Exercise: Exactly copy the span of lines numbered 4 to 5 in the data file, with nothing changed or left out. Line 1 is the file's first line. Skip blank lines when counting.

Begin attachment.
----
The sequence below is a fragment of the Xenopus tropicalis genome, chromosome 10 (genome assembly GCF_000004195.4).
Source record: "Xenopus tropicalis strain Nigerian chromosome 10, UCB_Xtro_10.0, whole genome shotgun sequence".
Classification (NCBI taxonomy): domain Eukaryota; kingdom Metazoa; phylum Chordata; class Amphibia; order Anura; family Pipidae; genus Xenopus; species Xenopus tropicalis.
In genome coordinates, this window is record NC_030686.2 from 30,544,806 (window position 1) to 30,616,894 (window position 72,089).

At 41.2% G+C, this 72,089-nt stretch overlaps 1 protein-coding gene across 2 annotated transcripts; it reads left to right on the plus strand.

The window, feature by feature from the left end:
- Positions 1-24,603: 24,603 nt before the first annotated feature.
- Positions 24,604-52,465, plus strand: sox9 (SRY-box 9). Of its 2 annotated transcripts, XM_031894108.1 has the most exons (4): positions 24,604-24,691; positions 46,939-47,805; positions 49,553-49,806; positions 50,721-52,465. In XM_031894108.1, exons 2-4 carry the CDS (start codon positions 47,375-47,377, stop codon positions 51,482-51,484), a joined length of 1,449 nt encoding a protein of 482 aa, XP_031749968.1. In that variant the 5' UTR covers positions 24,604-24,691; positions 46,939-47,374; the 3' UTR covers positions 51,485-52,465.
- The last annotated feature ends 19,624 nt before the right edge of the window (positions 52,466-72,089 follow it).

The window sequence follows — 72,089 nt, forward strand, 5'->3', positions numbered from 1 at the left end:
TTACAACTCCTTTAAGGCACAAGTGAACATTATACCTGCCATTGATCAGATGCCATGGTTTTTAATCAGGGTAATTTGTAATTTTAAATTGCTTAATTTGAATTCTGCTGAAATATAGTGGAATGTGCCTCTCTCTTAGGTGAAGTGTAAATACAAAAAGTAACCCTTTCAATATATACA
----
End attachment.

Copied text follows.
In genome coordinates, this window is record NC_030686.2 from 30,544,806 (window position 1) to 30,616,894 (window position 72,089).

At 41.2% G+C, this 72,089-nt stretch overlaps 1 protein-coding gene across 2 annotated transcripts; it reads left to right on the plus strand.